Facial nerve disorder1
Maxillary nerve disorder1

5. Discussion

In the present study, the treatment method was recognized as a prognostic factor in patients with MSSCC, while treatment-related adverse effects were similar in the two groups. The CRT group underwent superselective and retrograde chemotherapy. An angiography-assisted CT scan could confirm that the entire tumor volume was covered in both methods of chemotherapy. To discuss differences between the groups, the infusion speed was compared. However, since there was no detailed information in the patients’ medical records, the next step was to validate the infusion speed in trans-arterial administrations. Five and three patients relapsed in the CRT and S groups, respectively. All five patients with tumor recurrence in the S group expired despite additional second-line therapies. In contrast, two out of three patients with relapse in the CRT group survived after surgical resection. Therefore, intra-arterial chemoradiotherapy was proposed as a definite treatment for MSSCC, providing improved outcomes as compared to chemoradiotherapy followed by surgery.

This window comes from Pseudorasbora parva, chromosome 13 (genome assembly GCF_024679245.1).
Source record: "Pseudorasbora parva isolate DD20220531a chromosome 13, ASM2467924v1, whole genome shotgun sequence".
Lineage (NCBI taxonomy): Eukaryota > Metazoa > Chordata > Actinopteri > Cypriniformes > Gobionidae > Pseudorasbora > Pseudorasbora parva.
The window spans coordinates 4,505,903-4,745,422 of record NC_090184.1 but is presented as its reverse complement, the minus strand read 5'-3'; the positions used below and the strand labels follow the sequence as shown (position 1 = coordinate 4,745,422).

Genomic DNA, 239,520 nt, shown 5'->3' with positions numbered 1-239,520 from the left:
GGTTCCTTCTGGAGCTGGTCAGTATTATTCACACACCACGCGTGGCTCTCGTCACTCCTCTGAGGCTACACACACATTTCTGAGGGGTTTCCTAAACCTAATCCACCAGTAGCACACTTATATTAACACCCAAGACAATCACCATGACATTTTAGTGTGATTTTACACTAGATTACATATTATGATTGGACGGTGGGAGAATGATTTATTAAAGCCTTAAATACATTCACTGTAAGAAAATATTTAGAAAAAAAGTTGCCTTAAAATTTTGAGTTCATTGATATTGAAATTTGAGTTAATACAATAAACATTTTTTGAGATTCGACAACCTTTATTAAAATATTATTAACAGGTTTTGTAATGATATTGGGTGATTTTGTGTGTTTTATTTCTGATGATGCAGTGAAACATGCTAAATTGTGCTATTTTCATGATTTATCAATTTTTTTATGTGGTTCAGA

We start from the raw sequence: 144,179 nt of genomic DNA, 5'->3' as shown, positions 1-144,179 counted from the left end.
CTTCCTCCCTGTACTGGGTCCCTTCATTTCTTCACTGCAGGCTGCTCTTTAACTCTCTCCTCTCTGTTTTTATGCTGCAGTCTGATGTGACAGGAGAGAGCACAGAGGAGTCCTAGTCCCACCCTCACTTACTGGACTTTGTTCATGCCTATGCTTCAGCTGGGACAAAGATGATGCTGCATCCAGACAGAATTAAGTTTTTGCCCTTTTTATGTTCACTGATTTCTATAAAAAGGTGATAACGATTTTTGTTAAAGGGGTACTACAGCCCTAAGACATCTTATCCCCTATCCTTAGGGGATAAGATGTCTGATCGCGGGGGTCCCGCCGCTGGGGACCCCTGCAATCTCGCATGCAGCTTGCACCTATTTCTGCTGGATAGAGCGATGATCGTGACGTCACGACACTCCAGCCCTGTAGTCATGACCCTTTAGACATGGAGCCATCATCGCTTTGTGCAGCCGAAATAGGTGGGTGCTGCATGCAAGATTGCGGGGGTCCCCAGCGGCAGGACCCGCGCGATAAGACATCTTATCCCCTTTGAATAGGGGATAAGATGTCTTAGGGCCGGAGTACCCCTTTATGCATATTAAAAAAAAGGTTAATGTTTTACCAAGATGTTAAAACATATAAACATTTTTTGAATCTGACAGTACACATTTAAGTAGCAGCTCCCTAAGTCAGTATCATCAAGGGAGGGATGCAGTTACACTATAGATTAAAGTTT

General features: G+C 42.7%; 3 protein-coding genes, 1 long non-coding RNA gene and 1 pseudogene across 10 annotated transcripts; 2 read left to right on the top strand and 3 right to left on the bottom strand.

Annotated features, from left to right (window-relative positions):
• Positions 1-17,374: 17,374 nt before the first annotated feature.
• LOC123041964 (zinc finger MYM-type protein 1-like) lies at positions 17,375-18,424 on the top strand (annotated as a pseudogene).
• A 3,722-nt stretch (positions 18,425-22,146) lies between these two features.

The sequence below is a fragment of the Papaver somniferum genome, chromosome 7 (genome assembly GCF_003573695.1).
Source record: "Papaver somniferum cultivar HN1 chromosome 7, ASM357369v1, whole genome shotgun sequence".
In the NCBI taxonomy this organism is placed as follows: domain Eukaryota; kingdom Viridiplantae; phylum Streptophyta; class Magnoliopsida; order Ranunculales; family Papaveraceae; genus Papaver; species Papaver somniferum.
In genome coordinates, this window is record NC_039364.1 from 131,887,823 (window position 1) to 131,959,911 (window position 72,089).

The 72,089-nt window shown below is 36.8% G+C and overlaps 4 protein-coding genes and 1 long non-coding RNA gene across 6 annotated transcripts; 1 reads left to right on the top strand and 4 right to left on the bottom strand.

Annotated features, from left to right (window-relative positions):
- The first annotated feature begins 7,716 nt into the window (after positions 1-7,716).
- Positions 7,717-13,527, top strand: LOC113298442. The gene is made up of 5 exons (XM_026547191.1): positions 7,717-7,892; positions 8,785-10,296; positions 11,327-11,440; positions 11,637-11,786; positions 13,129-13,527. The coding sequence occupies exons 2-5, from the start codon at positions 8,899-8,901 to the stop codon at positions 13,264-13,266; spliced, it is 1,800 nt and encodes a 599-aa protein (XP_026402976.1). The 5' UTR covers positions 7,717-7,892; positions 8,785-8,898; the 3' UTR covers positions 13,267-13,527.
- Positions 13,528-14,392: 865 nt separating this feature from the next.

Although we cannot exclude the possibility of selection bias, the patients exhibited improved five-year OS and PFS rates. In this regard, Nishimura et al. (19) reported a five-year OS rate of 59.2% in 40 patients with locally advanced MSSCC treated with CRT. Similarly, Hayashi et al. (8) reported a five-year OS rate of 68.5% and a local control (LC) rate of 84% in 62 MSSCC patients, treated with multi-modality therapy. Additionally, Nibu et al. (20) reported a five-year OS rate of 74% in 33 MSSCC patients treated with preoperative chemoradiotherapy, surgery, and postoperative radiotherapy. The five-year OS rate reported in the present study (93%) suggests that CRT has more clinical advantages than treatment methods used in previous studies.

To increase the intensity of therapy locally for MSSCC patients, several researchers have used high-dose intra-arterial chemoradiotherapy. In this regard, Kaneko et al. (21) reported that intra-arterial chemoradiotherapy with weekly low-dose cisplatin led to a five-year LC rate of 63.0% and a five-year OS rate of 75% in MSSCC patients. Similarly, Yoshimura et al. (22) reported a five-year OS rate of 63% in 110 MSSCC patients treated with radiotherapy, intra-arterial chemotherapy, and antrotomy.